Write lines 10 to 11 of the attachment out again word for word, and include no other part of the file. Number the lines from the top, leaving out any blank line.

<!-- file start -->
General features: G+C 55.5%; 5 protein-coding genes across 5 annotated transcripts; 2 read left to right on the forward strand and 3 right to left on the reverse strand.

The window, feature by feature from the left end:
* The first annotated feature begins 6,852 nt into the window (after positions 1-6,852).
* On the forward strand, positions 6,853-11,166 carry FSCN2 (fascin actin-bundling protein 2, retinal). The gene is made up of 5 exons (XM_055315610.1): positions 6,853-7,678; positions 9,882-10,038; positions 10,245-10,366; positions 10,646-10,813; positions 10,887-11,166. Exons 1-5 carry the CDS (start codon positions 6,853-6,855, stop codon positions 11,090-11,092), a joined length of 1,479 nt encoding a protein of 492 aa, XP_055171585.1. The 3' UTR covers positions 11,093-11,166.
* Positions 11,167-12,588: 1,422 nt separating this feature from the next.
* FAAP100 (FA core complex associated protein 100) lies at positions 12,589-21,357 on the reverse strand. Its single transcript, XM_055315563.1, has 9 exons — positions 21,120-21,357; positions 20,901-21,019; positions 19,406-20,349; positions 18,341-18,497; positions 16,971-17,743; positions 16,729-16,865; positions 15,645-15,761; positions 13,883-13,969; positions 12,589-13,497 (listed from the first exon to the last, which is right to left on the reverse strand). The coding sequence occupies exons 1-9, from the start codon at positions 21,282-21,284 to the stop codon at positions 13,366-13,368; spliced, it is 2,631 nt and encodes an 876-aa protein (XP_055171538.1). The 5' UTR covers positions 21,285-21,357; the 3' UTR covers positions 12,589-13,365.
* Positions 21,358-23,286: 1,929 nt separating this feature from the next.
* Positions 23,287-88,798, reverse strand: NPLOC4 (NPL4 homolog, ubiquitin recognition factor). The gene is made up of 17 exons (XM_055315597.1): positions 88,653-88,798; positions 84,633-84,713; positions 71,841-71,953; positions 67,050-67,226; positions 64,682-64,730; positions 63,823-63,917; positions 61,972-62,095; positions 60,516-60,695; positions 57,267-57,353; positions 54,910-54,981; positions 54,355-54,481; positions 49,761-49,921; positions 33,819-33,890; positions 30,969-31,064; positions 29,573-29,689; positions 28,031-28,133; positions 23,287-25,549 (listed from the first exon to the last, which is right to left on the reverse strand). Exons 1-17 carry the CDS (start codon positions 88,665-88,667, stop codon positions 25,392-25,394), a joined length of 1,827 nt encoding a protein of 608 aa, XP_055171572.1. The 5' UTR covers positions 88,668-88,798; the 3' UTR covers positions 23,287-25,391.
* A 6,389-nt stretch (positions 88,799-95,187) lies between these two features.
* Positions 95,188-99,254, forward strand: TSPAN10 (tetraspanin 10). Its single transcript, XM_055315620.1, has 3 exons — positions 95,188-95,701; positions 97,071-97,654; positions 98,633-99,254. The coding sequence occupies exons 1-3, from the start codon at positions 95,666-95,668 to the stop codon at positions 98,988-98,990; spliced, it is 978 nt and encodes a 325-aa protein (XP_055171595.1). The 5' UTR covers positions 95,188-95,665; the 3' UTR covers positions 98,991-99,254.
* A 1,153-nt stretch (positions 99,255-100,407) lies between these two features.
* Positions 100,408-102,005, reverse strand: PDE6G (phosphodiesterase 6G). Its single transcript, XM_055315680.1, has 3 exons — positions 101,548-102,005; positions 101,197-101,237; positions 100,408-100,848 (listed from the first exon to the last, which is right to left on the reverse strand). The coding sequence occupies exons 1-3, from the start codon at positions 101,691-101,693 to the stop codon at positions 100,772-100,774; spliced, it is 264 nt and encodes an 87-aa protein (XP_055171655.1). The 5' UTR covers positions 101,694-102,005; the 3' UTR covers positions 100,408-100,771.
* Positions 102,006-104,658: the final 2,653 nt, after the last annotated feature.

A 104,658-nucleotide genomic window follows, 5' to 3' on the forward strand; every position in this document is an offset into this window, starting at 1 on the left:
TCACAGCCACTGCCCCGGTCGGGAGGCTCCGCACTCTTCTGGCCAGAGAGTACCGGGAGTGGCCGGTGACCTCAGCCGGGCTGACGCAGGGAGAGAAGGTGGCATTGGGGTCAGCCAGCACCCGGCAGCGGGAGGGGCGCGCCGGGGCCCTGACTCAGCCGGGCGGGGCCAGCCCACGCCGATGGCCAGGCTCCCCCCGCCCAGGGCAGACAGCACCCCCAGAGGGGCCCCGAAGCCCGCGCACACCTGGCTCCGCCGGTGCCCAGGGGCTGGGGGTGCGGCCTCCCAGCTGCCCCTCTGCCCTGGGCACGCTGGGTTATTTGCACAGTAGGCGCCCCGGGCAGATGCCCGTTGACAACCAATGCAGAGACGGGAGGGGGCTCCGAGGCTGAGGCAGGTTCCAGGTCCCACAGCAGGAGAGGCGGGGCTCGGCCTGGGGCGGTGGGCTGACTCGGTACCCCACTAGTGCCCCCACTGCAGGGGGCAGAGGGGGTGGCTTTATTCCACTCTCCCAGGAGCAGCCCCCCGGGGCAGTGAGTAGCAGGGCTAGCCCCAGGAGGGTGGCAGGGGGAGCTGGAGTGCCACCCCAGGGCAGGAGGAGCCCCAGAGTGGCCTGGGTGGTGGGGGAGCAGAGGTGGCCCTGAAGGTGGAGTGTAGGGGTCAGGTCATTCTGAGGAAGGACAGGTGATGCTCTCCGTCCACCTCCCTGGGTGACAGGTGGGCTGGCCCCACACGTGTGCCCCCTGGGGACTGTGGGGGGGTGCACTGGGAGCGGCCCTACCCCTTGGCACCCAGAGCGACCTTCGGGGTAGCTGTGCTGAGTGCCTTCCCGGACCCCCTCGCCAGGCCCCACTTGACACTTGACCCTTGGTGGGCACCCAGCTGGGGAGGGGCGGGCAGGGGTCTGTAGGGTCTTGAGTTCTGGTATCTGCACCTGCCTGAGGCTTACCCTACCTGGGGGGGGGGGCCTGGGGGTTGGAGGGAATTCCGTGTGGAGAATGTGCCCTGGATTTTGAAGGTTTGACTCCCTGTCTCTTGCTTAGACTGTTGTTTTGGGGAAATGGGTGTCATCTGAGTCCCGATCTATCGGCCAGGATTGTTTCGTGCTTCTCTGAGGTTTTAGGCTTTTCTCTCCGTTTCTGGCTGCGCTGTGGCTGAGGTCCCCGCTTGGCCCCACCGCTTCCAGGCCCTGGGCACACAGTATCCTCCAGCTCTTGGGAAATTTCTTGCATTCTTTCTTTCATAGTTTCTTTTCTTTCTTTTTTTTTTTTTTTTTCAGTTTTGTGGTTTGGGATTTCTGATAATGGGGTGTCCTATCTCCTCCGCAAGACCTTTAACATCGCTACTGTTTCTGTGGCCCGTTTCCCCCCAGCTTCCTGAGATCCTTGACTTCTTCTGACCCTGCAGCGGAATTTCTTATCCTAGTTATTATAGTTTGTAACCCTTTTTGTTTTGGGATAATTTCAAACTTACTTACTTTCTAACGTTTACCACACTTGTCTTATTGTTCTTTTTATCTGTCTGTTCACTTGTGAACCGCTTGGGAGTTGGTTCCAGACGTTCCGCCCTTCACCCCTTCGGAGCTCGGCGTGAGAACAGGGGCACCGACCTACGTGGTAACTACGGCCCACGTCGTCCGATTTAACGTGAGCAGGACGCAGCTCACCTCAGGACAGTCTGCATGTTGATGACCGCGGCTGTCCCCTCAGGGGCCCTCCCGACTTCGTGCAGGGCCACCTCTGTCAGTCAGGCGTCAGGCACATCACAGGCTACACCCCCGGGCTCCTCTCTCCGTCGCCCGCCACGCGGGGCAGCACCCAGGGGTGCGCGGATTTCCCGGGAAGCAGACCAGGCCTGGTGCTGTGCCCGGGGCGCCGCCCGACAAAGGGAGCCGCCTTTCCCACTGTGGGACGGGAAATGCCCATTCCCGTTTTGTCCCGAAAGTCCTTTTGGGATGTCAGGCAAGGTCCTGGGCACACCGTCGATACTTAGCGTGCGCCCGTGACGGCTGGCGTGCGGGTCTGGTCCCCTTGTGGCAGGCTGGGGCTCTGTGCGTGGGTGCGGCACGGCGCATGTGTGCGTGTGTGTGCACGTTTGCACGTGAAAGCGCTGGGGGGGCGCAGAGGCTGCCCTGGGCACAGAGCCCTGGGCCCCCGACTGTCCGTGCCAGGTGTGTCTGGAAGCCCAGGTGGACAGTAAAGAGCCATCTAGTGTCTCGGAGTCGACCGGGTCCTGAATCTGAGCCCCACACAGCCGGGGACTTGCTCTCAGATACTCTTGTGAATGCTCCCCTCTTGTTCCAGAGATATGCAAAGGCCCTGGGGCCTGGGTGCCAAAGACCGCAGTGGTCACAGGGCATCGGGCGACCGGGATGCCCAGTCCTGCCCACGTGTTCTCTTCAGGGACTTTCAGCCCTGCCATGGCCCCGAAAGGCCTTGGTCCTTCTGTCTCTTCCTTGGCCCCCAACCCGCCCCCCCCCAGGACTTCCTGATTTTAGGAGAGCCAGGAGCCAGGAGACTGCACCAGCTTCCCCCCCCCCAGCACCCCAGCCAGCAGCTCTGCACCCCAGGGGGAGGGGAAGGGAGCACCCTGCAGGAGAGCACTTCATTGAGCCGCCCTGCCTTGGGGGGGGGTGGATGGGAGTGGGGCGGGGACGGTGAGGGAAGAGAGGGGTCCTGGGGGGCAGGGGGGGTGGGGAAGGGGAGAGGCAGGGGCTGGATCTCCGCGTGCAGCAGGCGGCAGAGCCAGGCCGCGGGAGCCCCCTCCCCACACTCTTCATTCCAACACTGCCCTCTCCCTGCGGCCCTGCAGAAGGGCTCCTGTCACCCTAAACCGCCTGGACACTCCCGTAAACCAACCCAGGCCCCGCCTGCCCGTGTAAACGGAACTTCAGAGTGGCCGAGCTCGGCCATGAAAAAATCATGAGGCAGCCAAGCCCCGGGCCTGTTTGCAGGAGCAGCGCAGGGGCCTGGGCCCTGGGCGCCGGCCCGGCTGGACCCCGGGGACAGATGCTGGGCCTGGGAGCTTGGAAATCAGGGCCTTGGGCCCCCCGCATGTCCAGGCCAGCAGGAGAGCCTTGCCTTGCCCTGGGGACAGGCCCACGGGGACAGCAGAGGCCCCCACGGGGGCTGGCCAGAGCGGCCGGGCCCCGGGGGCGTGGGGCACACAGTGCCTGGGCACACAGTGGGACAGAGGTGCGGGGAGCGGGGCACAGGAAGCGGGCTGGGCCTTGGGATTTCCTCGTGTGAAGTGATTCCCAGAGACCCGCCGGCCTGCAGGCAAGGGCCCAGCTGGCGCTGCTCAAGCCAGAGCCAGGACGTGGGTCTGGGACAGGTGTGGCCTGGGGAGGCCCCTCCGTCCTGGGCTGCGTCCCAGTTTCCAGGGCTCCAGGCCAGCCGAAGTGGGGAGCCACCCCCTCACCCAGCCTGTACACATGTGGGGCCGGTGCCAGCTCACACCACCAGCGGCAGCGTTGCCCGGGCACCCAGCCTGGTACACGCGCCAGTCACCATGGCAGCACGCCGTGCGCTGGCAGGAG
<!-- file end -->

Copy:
* Positions 95,188-99,254, forward strand: TSPAN10 (tetraspanin 10). Its single transcript, XM_055315620.1, has 3 exons — positions 95,188-95,701; positions 97,071-97,654; positions 98,633-99,254. The coding sequence occupies exons 1-3, from the start codon at positions 95,666-95,668 to the stop codon at positions 98,988-98,990; spliced, it is 978 nt and encodes a 325-aa protein (XP_055171595.1). The 5' UTR covers positions 95,188-95,665; the 3' UTR covers positions 98,991-99,254.
* A 1,153-nt stretch (positions 99,255-100,407) lies between these two features.